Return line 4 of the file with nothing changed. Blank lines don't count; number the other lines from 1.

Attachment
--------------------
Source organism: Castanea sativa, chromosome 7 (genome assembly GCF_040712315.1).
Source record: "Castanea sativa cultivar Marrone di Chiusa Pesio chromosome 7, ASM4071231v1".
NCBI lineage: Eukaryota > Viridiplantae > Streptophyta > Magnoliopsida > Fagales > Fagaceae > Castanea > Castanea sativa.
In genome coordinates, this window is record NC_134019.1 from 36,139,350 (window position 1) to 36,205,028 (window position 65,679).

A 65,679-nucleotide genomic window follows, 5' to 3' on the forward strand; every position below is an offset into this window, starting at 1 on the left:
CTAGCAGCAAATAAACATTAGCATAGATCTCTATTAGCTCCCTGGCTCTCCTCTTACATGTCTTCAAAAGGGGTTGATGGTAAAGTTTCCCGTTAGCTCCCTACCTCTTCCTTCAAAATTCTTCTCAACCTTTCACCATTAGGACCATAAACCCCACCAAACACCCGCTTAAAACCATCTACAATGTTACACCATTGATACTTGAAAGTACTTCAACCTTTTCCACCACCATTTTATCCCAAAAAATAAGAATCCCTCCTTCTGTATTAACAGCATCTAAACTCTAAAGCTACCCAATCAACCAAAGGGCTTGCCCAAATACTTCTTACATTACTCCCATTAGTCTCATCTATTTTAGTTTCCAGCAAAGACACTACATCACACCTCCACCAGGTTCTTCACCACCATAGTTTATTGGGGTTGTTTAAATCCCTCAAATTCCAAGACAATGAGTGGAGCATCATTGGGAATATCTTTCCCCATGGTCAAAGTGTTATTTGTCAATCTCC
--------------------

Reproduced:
In genome coordinates, this window is record NC_134019.1 from 36,139,350 (window position 1) to 36,205,028 (window position 65,679).